But even if all these economic changes were to occur, such reforms alone are not sufficient to move India to the next level, he noted, adding that India must effect changes in its education, urban development, and health care to stay competitive. He advocated a systemic approach to education reform, noting the grave disparity between literacy rates in China and India. “Reforms must begin in the elementary schools, and a focus on vocational education is needed,” said Gupta. He cited research showing that the teaching of English in India is now lagging behind — and as language proficiency is a major advantage for the country, this could create a problem. To help address all of these issues, India must take a nontraditional approach. “We need to stimulate private sector investment in education, creating flexible ‘education zones’ and opening the industry to nonprofits and foreign universities.”

On the urban front, the migration of Indians from villages to cities has largely occurred without proper management, Gupta explained. “The cities can’t cope with the numbers of people coming in, and services can’t deal with them either. India should adopt a more managed plan for migration, with a more distributed model involving smaller cities.”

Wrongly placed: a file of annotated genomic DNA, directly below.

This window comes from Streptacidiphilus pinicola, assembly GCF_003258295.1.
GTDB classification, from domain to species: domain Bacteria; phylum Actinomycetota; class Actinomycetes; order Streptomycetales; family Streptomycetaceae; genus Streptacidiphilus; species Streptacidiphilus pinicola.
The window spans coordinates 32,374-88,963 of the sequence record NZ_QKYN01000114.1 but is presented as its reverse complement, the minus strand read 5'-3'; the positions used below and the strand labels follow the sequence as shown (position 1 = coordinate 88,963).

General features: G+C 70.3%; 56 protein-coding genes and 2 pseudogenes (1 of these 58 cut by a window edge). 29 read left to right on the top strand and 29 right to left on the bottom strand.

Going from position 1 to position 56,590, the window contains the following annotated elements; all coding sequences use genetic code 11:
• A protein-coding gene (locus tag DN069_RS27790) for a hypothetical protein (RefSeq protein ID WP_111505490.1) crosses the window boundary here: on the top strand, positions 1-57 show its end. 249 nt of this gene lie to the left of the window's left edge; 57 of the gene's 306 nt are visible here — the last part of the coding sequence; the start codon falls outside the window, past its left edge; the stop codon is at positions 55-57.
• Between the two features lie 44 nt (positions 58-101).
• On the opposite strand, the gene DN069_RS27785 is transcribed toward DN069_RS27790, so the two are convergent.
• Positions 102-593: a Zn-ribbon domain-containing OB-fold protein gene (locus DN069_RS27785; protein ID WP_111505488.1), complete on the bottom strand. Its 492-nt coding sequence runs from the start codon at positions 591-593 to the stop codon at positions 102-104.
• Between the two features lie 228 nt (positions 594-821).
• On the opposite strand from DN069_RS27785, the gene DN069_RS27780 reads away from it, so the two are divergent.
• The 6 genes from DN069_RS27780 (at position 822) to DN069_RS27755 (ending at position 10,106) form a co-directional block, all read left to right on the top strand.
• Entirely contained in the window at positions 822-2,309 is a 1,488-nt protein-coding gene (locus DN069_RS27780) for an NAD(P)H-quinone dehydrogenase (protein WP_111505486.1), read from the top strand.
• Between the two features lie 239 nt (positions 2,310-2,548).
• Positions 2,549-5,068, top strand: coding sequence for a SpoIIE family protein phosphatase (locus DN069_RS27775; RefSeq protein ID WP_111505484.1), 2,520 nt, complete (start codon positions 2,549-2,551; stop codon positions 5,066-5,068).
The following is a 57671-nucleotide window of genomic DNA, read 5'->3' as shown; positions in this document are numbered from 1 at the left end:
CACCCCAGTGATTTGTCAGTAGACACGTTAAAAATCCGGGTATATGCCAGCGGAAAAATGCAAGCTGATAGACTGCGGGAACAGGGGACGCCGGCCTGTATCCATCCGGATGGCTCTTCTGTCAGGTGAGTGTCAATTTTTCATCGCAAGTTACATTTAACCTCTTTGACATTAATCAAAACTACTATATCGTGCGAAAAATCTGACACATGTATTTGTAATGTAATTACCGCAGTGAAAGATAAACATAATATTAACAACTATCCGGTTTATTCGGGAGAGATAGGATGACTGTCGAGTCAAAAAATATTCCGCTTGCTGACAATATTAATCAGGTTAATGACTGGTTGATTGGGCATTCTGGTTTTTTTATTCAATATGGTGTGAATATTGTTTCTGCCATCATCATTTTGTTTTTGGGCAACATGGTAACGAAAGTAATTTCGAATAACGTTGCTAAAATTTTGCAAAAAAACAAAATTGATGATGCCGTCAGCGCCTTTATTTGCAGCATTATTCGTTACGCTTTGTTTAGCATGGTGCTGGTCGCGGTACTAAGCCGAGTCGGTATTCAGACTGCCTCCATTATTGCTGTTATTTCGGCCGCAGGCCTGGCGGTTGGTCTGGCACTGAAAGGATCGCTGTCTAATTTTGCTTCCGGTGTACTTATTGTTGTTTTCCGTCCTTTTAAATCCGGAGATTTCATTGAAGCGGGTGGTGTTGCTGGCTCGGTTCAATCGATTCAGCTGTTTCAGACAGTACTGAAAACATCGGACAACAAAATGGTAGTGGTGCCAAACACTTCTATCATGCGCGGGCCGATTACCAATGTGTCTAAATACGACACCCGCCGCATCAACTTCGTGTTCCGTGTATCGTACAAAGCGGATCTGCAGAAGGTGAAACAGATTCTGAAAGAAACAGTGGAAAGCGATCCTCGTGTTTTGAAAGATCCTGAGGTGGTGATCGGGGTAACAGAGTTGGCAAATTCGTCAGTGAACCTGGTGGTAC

Changes in the area of health care are obvious, said Gupta: Among them are sanitation, clean water, and HIV prevention. Diabetes and cardiovascular disease are on the rise. Gupta exhorted the country to focus on preventive measures, not just on cures. “The country needs a strong, healthy workforce. It can’t afford to let people get sick,” he said.

Part of the problem, Gupta explained, is inconsistent policymaking. “In India we heavily tax cigarette manufacturers — which is good — but we promote the small-scale beedi industry, which comprises 90% of India’s tobacco consumption.” Instead of such mismatched strategies, he said, the country needs to develop and implement sound health care public policies.

When asked about his views on having some seats at educational institutions reserved for historically disadvantaged groups, Gupta answered, “I’m very supportive of affirmative action. Maybe the solution is not quotas, per se, but the government should help disadvantaged people. We also need to reduce dropout levels, and there are some organizations working on that. Now, if the government insists on quotas — if that becomes the law — then, okay, let’s make it work. We need to start focusing on training disadvantaged peoples. There is a great need to increase the size of our educational institutions [in order to expand the number of graduates] without compromising their quality.”

On the whole, Gupta was optimistic about India’s ability to overcome many of its current problems. Whether the reforms he supports will actually happen in the near term, of course, remains to be seen.